So far I have merely indicated that Caffi in his judgments of Marx and Marxism did not fall into the characteristic errors suggested by these topics. But now I want to point out a deeper judgment of Marxism by Caffi, and a judgment he could hardly have made without consulting his political life. I quote from “Concerning Marx and Marxism”:

An essential point remains to be examined, that is, the claim, advanced by Marx with much more absoluteness than by the philosophes of the 18th century, to have brought about the junction between science and utilitarian action: i.e. the idea of a strict application of scientific methods to industrial production as well as to the organization of society and the direction of moral life.

That there exists a techne for the governing of men is certain: it is an art-science like medicine, pedagogy, the art of war, etc. But can one conceive that there exists a techne of social transformations, class struggle, revolutions, “the greatest happiness for the greatest number”?

In Short, one can certainly “scientifically” manipulate the masses. But is it thinkable that, by doing so, one shapes and regulates the “human condition”? To pose this question means to raise the question of justice, and of that which, through this word, can be glimpsed and understood.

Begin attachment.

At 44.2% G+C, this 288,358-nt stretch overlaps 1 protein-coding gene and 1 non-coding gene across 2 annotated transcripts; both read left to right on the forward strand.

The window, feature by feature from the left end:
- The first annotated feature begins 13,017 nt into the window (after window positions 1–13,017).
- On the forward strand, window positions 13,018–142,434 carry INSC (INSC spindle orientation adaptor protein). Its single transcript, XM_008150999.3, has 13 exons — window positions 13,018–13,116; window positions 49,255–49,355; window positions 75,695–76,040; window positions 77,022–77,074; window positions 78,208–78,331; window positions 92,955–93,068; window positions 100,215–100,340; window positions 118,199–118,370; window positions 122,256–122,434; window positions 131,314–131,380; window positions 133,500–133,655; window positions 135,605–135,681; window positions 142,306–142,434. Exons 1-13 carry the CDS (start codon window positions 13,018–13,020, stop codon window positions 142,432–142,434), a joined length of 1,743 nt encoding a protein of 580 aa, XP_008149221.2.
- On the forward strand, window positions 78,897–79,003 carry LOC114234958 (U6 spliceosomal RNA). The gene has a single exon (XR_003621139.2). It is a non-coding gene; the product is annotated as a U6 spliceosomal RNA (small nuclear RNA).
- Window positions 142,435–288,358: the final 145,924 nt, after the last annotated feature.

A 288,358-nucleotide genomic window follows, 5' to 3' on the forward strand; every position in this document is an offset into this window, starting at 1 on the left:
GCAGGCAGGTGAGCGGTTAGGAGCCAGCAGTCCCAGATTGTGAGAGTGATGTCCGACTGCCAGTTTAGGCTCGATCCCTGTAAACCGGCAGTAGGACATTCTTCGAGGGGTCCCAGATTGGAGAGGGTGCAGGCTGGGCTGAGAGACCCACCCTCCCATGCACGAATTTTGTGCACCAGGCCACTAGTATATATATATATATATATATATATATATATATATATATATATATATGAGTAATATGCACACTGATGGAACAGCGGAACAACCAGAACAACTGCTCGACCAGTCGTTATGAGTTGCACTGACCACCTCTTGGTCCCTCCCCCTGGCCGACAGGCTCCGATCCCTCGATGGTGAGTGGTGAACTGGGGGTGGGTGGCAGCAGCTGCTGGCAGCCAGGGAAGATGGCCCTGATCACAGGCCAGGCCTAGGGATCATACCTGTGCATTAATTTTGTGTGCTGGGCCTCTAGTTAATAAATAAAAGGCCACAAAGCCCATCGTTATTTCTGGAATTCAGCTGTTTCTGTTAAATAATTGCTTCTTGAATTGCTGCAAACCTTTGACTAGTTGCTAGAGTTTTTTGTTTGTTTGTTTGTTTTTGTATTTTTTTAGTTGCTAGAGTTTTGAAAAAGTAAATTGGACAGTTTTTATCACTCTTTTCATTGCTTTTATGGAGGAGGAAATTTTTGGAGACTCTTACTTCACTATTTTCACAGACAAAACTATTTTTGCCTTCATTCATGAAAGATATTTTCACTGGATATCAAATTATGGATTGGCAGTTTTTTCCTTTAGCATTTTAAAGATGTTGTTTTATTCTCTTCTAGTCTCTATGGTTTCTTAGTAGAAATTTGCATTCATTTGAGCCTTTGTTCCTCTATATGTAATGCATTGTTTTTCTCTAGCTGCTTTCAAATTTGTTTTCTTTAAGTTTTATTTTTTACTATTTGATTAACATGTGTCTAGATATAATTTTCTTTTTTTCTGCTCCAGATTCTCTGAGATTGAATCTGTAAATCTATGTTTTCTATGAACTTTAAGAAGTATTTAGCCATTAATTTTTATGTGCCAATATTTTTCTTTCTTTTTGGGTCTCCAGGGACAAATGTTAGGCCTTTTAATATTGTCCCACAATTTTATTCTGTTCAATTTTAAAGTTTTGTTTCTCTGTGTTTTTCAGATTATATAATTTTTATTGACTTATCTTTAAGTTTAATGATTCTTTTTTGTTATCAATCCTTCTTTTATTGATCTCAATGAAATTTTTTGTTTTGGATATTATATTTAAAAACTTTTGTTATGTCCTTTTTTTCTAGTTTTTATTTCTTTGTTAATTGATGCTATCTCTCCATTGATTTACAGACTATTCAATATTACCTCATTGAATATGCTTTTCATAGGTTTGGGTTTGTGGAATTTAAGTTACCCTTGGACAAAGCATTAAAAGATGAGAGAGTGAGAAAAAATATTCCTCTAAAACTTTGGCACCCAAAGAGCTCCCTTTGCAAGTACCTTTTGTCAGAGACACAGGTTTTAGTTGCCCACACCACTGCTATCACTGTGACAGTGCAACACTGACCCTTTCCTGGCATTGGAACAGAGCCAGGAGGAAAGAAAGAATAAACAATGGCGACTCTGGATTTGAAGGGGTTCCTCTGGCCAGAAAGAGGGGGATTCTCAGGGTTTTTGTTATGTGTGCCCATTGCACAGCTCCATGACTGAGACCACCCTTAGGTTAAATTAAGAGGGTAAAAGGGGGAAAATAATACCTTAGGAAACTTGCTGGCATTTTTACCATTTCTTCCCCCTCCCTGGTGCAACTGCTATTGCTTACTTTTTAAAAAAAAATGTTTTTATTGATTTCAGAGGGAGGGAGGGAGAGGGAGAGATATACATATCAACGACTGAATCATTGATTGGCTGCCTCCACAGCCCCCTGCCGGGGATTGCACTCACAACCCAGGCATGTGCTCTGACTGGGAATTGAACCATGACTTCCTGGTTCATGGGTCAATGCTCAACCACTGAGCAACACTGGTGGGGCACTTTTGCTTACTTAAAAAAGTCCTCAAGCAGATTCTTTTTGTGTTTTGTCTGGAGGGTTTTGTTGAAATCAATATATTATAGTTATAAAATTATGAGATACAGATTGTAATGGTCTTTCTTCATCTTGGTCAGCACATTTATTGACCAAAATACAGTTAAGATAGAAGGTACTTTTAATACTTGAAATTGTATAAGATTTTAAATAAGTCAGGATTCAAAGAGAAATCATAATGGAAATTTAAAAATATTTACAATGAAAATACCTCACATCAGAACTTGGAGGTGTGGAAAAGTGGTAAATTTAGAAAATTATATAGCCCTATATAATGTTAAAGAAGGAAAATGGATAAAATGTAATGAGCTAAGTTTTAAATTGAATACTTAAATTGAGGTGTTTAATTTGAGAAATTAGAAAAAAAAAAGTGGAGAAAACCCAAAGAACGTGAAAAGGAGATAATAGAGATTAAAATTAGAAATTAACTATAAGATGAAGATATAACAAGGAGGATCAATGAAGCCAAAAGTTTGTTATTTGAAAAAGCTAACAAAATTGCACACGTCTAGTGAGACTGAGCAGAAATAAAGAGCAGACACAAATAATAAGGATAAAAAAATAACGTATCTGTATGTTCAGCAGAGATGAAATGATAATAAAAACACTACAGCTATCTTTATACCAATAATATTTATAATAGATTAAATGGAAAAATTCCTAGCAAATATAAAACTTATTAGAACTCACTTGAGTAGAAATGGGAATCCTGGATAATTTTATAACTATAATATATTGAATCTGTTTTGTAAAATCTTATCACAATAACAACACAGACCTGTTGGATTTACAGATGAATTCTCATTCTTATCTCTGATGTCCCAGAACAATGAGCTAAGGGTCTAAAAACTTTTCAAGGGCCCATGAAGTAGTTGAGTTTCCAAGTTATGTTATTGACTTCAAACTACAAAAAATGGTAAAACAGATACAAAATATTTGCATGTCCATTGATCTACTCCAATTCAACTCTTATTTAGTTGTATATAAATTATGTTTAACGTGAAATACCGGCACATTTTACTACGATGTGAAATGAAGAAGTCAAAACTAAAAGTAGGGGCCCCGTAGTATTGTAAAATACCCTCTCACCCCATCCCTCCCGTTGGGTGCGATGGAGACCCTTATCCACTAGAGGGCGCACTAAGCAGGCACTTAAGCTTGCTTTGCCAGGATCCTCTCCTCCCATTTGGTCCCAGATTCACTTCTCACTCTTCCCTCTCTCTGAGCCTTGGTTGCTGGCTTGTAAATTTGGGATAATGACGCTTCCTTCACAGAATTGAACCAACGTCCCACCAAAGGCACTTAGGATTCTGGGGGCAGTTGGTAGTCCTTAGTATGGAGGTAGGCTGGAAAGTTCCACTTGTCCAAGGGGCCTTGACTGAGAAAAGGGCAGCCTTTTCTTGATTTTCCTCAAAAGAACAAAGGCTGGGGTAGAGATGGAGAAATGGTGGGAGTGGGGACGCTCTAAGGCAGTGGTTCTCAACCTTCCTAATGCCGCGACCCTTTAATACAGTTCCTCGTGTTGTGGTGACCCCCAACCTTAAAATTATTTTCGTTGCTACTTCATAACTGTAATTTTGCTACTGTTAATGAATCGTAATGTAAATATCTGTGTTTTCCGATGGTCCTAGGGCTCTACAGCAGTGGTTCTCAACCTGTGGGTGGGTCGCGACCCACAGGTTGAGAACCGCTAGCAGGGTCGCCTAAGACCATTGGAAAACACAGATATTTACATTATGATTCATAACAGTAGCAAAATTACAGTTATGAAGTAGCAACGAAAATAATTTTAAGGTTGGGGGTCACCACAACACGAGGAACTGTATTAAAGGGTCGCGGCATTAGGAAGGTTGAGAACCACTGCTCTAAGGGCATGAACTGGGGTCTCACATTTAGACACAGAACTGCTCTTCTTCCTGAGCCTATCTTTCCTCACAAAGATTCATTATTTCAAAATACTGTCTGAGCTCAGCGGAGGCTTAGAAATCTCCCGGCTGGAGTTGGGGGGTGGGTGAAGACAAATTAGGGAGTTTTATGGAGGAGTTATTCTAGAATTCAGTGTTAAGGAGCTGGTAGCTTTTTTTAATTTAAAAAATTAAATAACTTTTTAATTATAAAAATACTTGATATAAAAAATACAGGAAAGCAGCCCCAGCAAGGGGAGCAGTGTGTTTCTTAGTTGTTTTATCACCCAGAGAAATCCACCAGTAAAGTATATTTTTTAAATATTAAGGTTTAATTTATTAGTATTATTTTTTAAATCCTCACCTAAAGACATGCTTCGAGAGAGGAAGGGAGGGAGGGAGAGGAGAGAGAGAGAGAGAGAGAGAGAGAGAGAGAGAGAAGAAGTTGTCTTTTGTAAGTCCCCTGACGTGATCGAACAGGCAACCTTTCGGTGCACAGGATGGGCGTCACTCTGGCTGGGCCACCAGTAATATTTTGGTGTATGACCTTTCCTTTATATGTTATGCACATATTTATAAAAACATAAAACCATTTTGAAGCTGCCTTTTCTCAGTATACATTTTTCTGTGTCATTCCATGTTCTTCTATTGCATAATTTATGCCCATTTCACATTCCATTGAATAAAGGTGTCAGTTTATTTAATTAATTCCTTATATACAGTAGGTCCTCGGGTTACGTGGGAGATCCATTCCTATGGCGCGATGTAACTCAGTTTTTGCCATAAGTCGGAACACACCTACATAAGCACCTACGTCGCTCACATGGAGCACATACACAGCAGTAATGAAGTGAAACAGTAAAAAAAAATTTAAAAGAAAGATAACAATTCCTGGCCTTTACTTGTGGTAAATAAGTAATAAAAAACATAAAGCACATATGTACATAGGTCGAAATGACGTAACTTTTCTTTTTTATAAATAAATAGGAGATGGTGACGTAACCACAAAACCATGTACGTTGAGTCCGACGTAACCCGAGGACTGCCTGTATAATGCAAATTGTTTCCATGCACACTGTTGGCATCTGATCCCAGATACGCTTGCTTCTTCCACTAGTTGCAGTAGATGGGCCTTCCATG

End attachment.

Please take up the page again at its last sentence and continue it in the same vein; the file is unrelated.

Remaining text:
Perhaps even more important, though, than Caffi’s judgments of Marx and of Marxism, is his judgment of violence, and of the declared readiness to use it for socially good ends. His consideration of violence, in the essay from which the whole group of his papers takes its title, is not just the expression of some further opinion on this matter, but a decisive act of thought. Caffi’s is probably the most powerful argument against the use of violence ever presented, and makes all that has been written in recent years about violence by even such people as A. J. Muste and Paul Goodman seem unsophisticated, when not downright foolish. And evidently Caffi’s thought on this subject would have not been possible if in his own life he had pursued violent ends or if he had been particularly concerned to protect himself against the violence of others.